What is Free Speech?
Free speech as defined by the United States Constitution and the State of California Constitution does not give a public university the right to regulate speech in public forums. A public university must remain neutral in subject matter and viewpoint.
There is less protection for speech that incites to illegal activity. Speech is fully protected unless it is accompanied by, or incites to, illegal activity.
Current rulings by the federal courts have found speech codes, as a general matter, too vague or overbroad.
Because the University of California is a state entity, it complies with both the U.S. and California Constitutions.
“Congress shall make no law…abridging the freedom of speech…”
“No state shall make or enforce any law which shall abridge the privileges or immunities of citizens of the United States.”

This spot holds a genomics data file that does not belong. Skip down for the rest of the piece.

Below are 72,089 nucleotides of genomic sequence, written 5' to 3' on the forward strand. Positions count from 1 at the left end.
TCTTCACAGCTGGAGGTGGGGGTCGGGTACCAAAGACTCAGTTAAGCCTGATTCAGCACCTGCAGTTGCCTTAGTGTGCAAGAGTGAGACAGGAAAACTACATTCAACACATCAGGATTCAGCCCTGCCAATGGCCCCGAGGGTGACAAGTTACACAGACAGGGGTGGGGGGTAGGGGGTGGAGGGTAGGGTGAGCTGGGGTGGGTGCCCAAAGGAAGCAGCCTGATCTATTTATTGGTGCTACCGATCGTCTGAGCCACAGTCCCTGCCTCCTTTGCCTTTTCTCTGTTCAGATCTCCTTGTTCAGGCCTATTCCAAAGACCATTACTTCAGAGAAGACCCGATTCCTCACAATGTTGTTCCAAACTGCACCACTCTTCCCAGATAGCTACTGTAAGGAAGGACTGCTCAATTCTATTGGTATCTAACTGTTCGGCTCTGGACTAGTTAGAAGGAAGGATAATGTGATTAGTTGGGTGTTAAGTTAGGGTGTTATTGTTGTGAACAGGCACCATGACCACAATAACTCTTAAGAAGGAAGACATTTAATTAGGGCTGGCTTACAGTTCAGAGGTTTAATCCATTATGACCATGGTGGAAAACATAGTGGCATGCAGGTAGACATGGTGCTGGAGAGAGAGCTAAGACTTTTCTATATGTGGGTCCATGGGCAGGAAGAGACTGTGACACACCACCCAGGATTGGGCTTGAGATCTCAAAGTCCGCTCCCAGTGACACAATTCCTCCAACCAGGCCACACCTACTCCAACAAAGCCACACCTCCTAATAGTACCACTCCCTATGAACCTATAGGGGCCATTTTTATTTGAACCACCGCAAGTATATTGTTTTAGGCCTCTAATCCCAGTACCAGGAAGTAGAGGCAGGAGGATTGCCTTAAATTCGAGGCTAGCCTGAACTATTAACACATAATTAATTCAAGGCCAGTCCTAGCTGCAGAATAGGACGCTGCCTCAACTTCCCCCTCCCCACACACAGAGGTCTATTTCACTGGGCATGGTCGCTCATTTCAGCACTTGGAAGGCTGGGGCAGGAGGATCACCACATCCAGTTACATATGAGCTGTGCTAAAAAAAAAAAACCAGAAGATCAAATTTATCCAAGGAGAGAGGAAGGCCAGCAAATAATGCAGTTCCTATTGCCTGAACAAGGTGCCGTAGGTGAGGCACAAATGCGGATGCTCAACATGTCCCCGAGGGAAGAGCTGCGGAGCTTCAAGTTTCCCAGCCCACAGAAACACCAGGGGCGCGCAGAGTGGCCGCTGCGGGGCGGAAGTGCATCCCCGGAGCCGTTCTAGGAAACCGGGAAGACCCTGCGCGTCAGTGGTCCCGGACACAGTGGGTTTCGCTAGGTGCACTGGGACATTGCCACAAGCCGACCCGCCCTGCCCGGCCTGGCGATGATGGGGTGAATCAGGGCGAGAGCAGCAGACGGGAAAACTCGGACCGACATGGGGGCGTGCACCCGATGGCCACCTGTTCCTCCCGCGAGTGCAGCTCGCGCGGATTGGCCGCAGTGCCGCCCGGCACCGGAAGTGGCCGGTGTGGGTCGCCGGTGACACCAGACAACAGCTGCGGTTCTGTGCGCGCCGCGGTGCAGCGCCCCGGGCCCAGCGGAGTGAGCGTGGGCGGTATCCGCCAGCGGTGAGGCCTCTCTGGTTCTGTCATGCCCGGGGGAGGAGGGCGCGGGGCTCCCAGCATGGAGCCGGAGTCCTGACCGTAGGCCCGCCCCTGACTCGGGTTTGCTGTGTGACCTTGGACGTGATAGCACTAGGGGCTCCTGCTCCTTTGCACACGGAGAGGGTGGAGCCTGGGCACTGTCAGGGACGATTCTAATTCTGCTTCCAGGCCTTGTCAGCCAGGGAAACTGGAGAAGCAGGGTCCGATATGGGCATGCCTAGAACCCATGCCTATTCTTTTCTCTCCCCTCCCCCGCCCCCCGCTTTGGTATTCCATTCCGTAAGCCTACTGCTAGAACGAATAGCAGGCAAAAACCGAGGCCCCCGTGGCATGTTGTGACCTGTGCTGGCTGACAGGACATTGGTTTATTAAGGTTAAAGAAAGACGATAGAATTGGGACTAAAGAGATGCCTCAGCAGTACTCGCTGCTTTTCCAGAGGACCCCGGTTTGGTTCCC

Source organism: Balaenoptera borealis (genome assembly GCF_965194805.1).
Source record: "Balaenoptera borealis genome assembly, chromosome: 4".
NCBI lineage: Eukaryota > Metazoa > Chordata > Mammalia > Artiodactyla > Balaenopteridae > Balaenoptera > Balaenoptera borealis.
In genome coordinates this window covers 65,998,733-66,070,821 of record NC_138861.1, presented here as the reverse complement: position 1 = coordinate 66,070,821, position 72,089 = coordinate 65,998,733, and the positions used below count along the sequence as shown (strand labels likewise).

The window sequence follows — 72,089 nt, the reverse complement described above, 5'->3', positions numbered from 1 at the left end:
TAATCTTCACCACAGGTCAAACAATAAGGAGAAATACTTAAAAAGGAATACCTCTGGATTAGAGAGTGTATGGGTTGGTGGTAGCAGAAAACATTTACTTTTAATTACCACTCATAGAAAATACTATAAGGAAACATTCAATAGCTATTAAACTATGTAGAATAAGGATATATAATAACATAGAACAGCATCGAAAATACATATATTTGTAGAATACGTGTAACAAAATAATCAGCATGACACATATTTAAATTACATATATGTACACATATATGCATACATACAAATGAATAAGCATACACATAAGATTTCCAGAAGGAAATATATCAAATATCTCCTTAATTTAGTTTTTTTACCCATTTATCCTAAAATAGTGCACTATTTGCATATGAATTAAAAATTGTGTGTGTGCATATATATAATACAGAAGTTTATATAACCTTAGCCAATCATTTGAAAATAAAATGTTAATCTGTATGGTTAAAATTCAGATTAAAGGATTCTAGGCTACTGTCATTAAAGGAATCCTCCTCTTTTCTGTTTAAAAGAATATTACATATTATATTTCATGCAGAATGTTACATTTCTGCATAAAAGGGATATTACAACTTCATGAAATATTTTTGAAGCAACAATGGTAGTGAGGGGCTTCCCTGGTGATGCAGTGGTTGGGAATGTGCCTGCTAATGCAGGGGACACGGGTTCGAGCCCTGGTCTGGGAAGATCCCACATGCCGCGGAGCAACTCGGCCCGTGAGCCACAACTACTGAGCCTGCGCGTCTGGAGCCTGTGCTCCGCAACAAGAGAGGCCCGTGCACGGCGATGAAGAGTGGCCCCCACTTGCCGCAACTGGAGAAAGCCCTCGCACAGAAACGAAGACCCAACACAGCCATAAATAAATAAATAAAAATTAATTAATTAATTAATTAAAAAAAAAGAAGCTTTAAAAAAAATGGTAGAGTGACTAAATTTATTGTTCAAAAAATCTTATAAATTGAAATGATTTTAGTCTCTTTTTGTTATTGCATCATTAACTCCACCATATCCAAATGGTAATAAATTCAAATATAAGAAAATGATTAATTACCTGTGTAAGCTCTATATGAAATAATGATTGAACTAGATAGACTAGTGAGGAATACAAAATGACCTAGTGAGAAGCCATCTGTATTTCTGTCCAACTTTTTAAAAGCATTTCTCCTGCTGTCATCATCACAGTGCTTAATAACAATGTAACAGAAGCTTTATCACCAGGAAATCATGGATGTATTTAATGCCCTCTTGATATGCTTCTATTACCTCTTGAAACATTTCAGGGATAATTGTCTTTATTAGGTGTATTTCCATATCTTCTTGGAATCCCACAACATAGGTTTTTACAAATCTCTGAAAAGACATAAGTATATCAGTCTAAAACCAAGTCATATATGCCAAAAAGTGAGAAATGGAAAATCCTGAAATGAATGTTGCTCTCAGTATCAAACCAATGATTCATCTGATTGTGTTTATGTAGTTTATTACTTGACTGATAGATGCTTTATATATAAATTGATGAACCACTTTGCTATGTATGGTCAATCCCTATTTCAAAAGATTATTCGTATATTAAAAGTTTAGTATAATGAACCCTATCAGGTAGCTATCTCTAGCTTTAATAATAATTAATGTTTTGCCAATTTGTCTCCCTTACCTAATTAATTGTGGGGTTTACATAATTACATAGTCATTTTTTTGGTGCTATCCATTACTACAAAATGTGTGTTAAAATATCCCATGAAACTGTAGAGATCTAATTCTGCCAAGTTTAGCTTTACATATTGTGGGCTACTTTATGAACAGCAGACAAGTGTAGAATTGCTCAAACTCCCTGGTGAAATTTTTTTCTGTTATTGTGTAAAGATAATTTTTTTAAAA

Amendment XIV, Section 1
Making the First Amendment applicable to state and local governments
“Every person may freely speak, write and publish…sentiments on all subjects, being responsible for the abuse of this right. A law may not restrain or abridge liberty of speech or press.”
Article I, Section 2(a)
California Education Code
“…The Regents of the University of California…shall [not] make or enforce any rule subjecting any student to disciplinary sanction solely on the basis of conduct that is speech or other communication that, when engaged in outside a campus…, is protected from governmental restriction” by the U.S. or California Constitutions.